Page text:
Metaphorical links in the data

We are now well into coding our data, which consists of examining all the words which are contained within more than one area of the Historical Thesaurus database. We are looking for systematic metaphorical links between entire categories, rather than individual metaphors alone.

To give you a flavour of the project data, the overlapping words between Reptiles and Behaviour/conduct and between Reptiles and Place are reproduced below. For Reptiles alone, there were around 300 categories with words overlapping which had to be examined. These are only two of them. There are 410 categories in addition to Reptiles, each of which will again have several hundred sets of overlaps!

So between Reptiles and Behaviour/conduct all the overlapping words are as follows:

dragon n 1755– .person/being
finger vt 1670 .treat violently/roughly
viperan aj 1877 Spiteful, malicious
viperian aj 1866 Spiteful, malicious
viper n 1591– .person/thing displaying
reptile aj 1654– Ill-willing
tiger n 1500/20– .person/being
tiger aj 1800–1910 Fierce
viperish aj 1755– Spiteful, malicious
reptilian aj 1859 + 1888 Ill-willing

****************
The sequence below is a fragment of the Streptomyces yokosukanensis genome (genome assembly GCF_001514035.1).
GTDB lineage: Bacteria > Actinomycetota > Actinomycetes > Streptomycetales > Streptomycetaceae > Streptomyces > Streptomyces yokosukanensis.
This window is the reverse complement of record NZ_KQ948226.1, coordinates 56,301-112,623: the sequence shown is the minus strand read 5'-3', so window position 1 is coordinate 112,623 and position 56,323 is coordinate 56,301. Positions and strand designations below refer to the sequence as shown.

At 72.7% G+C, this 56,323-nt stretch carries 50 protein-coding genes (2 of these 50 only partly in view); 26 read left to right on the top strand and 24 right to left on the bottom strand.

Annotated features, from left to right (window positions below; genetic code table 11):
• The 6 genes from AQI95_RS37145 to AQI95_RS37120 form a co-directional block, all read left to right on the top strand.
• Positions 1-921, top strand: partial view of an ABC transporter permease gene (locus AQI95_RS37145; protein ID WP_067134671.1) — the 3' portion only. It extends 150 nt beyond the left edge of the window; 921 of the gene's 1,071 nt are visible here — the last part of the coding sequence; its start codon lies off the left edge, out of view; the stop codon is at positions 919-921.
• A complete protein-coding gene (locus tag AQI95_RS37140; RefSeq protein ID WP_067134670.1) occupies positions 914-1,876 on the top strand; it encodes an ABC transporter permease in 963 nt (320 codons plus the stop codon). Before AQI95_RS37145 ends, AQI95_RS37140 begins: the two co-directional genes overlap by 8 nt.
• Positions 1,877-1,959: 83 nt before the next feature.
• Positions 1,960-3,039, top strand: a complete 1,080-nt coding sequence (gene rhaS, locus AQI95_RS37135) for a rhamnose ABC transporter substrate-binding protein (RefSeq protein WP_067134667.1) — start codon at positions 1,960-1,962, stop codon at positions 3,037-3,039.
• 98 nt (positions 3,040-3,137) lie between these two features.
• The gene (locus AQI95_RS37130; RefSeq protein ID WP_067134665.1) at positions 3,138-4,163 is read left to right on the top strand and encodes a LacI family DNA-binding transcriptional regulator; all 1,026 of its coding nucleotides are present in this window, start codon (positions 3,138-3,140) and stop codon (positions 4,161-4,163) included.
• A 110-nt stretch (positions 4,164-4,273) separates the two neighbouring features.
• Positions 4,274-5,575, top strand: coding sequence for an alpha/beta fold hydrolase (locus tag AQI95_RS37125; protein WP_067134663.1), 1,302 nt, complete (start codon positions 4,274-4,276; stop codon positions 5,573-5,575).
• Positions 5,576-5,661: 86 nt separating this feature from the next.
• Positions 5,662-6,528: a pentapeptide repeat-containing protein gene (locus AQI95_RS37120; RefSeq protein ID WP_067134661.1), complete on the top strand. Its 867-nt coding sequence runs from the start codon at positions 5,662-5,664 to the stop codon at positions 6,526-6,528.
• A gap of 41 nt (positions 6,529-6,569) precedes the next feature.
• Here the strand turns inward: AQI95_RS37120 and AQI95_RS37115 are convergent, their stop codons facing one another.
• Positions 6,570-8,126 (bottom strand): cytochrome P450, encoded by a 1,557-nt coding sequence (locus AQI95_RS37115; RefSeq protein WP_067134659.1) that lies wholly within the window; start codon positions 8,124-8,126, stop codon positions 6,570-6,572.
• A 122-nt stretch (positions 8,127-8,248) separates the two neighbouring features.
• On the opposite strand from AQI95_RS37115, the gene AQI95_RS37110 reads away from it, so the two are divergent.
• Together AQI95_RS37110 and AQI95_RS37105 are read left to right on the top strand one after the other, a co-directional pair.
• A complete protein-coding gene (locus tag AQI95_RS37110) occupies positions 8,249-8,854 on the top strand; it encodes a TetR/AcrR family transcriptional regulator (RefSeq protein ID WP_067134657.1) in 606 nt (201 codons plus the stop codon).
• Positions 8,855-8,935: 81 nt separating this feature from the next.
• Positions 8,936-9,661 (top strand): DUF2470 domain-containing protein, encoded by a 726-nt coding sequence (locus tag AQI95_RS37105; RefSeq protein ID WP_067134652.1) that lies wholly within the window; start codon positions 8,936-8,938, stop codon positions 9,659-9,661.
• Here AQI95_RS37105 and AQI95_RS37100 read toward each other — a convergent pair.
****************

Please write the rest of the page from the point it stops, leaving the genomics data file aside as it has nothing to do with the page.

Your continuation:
slough vt 1845– Give up a habit/practice
vipereal aj 1748 Spiteful, malicious
slough n 1583– ..a habit/usual feature cast off
soft-shell aj 1845–1872 US .that adopts a moderate course/policy
snapper n 1648– ..person
serpentine n c1510 ..instance of
viperous aj 1535– Spiteful, malicious
viperine aj a1550– Spiteful, malicious
vipered aj 1560 Spiteful, malicious
viper aj 1591– Spiteful, malicious
basilisk n 1475–1831 .person/thing displaying

Not all of these are Reptile words being used in Behaviour (finger, tiger, etc. just happen to be present in both categories), but we can see that many of them are being used in a metaphorical link from reptile > behaviour (‘reptilian’ meaning ill-willing, for example). The link appears to be a systematic one with many overlapping words which are metaphorical between the two categories.

Between Reptiles and Place the overlapping words are as follows:

fish vt 1632– also fig. .from a deep place/water
strike vt 1599 + 1823– …(as) with a blow
avoid vt 1382–1601 .empty
strike vt 1793– .unfix
avoid vt 1398–1641– ..empty (contents)

But these are clearly not metaphorical (at least not Reptile words being used metaphorically within Place, or vice-versa, anyway).

This process of analysis is complex and time-consuming, and few category links are as straight-forward as those in the examples above. However, by the end of the project this analysis should allow us to map the metaphorical connections of the English language from Old English to the present day.

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